Betting on the long run at Gulf Shores

Photo gallery

GULF SHORES, Ala. — Gambling may be illegal in the "Heart of Dixie." But if Oh Boy! Oberto Redfish Cup events in Alabama are any indication, rolling the dice has become a common practice for professional redfish anglers.

History has proven that when the top 30 All Star teams can make the long run to Louisiana waters for a heavier stringer they'll do it. Even if it means huge waves, increased chances of mechanical breakdowns and less than two hours of fishing time.

Despite weather forecasts that call for scattered thunderstorms and unpredictable winds, it could be another year of playing the odds in the Mid-Season Bash. The tournament gets under way Friday at Lulu's in Gulf Shores, Ala.

"It looks like the long runs are coming again this tournament," Mike Del Duca of Naples, Fla., said. "The fish around Mobile Bay just aren't tournament-winning size at this time of year."

With some anglers planning round-trip runs of up to 280 miles, the field is hoping that the weather won't give them the short end of the stick. The gambling along this coast is equally known for those who gambled and lost. Last October two of the top five teams broke down short of the weigh-in, after enduring hours of ramming their boats in to rolling waves.

Even with the losers, there are those whose gambles pay off. In 2005 during the Mobile, Ala., event, fair weather allowed the majority of the anglers to make the long run to the lucrative Louisiana waters. As a result, consistent 13- and 14- pound stringers were prevalent.

The big winners were Anthony Randazzo and Billy Wallbaum, who used their home waters to reel in a first-place finish with 41.42 pounds. But Lady Luck turned on the team the next year when they faced much tougher conditions and mustered only a 22nd-place finish.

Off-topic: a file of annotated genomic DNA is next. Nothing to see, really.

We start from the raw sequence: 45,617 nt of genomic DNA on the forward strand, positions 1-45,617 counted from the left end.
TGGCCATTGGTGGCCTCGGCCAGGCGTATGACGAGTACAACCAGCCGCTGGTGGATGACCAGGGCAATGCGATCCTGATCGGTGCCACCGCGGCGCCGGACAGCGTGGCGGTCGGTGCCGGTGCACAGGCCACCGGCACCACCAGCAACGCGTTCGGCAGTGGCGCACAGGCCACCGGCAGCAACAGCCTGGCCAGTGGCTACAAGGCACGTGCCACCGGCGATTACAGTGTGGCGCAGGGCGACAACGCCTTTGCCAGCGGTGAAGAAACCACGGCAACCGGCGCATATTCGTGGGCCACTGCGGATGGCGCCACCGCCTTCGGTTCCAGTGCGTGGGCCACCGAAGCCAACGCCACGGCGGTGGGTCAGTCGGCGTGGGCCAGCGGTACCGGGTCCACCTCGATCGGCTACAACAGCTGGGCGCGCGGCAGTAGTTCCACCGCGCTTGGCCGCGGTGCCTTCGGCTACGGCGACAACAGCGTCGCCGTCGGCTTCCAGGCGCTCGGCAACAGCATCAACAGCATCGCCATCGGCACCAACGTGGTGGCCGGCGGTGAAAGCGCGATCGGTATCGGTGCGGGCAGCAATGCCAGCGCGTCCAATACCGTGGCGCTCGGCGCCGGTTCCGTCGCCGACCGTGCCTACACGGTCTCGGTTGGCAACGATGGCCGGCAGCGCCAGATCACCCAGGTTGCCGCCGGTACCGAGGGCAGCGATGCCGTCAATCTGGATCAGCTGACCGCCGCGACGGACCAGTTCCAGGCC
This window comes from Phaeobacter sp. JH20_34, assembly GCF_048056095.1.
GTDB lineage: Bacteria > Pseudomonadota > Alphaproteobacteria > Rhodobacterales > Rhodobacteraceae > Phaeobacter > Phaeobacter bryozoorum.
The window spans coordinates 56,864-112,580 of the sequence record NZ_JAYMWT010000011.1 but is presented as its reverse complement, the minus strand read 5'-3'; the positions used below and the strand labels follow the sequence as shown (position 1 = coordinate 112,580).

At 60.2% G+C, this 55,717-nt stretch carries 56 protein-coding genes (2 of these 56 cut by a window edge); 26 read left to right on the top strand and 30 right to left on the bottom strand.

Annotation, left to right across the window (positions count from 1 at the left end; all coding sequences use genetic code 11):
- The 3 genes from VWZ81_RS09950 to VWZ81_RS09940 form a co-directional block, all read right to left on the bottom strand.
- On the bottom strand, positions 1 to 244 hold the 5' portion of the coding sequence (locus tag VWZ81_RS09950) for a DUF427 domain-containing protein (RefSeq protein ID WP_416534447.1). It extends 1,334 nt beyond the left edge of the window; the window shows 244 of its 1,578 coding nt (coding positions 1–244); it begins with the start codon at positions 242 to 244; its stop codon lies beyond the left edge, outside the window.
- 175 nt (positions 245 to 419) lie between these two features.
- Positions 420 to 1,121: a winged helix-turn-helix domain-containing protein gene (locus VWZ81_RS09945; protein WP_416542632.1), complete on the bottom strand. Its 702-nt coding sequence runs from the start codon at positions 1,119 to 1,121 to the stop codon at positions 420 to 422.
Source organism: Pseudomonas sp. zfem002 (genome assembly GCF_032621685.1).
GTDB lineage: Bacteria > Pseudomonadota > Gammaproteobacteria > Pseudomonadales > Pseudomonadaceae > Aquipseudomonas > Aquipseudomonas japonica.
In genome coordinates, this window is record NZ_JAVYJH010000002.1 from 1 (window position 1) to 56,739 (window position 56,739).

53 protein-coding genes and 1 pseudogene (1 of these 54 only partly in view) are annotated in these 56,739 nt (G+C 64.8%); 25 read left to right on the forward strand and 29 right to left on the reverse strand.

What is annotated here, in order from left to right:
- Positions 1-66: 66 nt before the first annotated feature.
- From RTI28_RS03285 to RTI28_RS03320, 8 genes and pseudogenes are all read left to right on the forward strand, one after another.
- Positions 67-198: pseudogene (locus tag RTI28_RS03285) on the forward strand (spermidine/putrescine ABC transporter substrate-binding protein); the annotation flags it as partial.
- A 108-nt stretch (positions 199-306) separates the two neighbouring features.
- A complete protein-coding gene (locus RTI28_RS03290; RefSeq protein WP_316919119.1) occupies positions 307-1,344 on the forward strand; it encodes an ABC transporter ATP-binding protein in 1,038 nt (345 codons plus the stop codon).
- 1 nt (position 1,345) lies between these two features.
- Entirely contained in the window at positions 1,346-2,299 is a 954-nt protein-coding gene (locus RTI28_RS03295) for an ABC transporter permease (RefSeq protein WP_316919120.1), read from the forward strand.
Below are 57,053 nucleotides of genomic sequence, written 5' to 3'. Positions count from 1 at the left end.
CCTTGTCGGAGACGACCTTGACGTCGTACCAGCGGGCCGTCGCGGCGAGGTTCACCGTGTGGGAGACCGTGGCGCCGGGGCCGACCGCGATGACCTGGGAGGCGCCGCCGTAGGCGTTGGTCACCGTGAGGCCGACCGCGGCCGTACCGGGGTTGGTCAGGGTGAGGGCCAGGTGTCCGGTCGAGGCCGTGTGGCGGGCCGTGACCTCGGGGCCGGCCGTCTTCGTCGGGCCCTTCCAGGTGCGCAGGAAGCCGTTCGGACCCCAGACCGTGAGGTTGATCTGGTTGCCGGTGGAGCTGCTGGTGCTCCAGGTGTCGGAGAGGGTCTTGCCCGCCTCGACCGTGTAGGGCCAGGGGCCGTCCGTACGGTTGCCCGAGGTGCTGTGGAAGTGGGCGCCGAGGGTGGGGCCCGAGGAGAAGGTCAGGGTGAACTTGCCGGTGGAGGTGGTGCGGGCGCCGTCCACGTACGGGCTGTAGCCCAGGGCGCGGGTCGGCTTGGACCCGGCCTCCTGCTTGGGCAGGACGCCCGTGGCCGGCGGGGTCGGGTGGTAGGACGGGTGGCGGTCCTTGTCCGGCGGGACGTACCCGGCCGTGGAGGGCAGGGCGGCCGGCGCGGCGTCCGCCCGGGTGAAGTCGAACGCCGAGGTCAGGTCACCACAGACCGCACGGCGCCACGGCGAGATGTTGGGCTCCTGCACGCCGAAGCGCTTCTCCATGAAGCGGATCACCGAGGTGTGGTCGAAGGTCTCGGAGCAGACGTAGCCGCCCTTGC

But don't look to the 2006 tournament as an accurate predictor for what the weekend may hold. Orange Beach greeted the All Star anglers with gale force winds that forced teams to make a choice — endure thrashing waves and make the run to Louisiana, or stay close and hope for the best.

For Keith and Greg Hartsell, who decided to gut it out and head for the friendly waters of the Bayou State, their strategy led them to an early lead. But on the final day, the weather forced the team to throw in their cards when their boat broke down and they were unable to make it back to the weigh-in on time.

Bo Johnson and Mike Del Duca, on the other hand, were serious homebodies. They decided to stay close and finished the tournament in second place, fishing within just a few miles of the launch site every day.

"We just kept fishing a little further out, then a little further out, then a little further out," Del Duca said. The game plan worked and they nabbed a 26.77 three-day total on their way to a $15,000 payday and second-place finish.

While Del Duca and Johnson had a singular approach, it was a game of risk and reward for Ross Barkhurst and Lloyd Landry. The team made the long run on Day One but chose to stay close for the final two days. They were able to stay consistently around 10 pounds throughout the tournament, edge out the field, and walk away with the $40,000 grand prize and the All Star belts.

The risks will remain the same for this event. But the stakes are higher than ever, with a guaranteed payout of $60,000 as well as substantial contingency money up for grabs. It will be an all-out ocean offense to see who can bring in the heaviest bag and walk away with the cash.

"With the caliber of anglers at these events, if there's fish there, these guys will find them," Del Duca said.